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Public Statements

Pryor Seeks Job Training Opportunities for Today's Veterans; Introduces Bill to Help Vets Participate in Growing Industries

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Location: Washington, DC


Pryor Seeks Job Training Opportunities for Today's Veterans; Introduces Bill to Help Vets Participate in Growing Industries

Senator Mark Pryor today joined Senator Conrad Burns (R-MT) in sponsoring the Veterans Employment and Training Act (VET Act) to provide educational benefits that match today's job training demands for growing industries. Pryor said he is concerned that unemployment among veterans between the ages of 20 and 24 years old is over 15 percent—nearly double the unemployment for non-veterans in the same age group.

Pryor said the Veterans Administration offers a number of programs to help active duty troops make the transition back into the work force. One of those programs is the Accelerated Payment Program, which provides lump-sum education payments for one term, quarter, or semester at a time to veterans who enroll in high-tech training programs, instead of the smaller monthly stipend for veterans who participate in all other educational opportunities.

His legislation, the VET Act, will expand the number of job training programs eligible for the Accelerated Payment Program beyond the high-tech sector to include 14 industries, identified by the Department of Labor, that are expected to experience high growth in the coming years. These industries include trucking, construction, hospitality, financial services and homeland security.

"In Arkansas, we have soldiers returning from Iraq and Afghanistan who are having a hard time finding work, and we have sectors, such as the trucking industry that are expecting phenomenal growth over the next few years," Pryor said. "Our bill opens a door to help veterans find high-paying jobs, and it provides qualified employees to help companies fill these jobs. It's a win-win solution for our veterans, businesses and the economy."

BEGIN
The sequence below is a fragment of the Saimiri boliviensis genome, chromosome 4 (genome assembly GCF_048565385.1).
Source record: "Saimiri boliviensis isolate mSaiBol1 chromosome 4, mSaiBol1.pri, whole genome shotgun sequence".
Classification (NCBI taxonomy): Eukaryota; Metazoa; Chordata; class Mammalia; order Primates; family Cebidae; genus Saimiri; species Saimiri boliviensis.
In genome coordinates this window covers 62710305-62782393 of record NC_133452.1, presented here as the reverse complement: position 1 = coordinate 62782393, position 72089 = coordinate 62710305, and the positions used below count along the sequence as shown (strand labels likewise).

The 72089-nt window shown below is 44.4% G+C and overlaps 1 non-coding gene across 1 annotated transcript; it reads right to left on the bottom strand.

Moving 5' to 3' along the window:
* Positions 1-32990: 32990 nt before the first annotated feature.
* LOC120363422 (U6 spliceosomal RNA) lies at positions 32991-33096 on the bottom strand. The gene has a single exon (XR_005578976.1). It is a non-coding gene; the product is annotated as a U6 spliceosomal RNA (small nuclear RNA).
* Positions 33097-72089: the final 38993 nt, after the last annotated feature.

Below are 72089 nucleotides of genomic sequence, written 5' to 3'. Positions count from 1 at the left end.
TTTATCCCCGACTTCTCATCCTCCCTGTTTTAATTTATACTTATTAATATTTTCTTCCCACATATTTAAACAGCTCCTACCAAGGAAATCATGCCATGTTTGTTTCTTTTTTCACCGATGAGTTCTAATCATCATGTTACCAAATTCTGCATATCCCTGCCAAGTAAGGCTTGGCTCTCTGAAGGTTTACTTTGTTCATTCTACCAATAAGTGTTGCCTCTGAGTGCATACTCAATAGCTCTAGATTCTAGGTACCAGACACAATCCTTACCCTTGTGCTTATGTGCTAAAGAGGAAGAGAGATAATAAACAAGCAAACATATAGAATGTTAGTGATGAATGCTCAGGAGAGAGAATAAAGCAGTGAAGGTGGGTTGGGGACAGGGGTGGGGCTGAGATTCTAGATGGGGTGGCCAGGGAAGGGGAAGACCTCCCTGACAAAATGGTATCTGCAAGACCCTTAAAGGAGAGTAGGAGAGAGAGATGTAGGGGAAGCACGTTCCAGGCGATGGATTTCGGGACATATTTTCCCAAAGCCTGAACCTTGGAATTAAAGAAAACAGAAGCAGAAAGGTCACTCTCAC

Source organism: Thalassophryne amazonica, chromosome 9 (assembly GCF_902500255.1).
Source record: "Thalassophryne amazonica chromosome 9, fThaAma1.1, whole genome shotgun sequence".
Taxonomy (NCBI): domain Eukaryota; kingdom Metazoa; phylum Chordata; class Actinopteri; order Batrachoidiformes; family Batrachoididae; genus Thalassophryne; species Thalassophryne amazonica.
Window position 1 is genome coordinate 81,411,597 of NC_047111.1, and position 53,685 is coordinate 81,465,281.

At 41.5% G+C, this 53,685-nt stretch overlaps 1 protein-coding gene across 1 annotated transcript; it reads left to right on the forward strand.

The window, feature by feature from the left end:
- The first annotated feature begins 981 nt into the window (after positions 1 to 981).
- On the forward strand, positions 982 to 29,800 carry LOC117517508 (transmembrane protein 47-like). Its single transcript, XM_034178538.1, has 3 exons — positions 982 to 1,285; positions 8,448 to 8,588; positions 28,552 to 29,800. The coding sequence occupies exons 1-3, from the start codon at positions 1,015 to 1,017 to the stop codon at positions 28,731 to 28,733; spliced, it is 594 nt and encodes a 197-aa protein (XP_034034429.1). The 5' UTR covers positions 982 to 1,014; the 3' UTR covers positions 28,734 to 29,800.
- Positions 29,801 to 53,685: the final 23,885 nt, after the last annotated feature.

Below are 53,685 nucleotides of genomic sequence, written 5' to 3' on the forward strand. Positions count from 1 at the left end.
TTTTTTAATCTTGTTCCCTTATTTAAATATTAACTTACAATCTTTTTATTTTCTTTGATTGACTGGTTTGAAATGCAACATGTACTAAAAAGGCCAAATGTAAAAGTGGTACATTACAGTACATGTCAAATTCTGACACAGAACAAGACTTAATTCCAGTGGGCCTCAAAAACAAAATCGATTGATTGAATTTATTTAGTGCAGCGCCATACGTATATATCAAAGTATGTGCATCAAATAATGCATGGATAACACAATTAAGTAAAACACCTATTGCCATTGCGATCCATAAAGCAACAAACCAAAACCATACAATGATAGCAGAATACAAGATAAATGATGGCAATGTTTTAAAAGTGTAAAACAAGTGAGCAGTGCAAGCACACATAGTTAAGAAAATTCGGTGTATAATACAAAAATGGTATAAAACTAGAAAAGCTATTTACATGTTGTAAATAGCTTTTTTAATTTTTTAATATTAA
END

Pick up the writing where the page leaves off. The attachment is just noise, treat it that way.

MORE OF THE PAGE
Pryor said many training programs in the sectors identified by DOL as high-growth are short-term and high-cost in nature. For example, he said truck driver training courses typically last 4 to 6 weeks, but cost $4,000 to $6,000. At most, GI bill benefits offset only about $1,000 to $1,500 of the tuition, discouraging veterans from using their GI bill benefits for these kinds of training programs. Accelerated benefits, offered under the VET Act, would cover 60% of the cost of such programs ($3,600 in the case of truck driver training) and the benefits would be paid as a lump-sum rather than on a monthly basis.

The VET Act is supported by The American Legion, Paralyzed Veterans of America, National Association of State Approving Agencies, American Trucking Association, Association of General Contractors, American Hotel and Lodging Association and Association of Community Colleges.

http://pryor.senate.gov/newsroom/details.cfm?id=252707&

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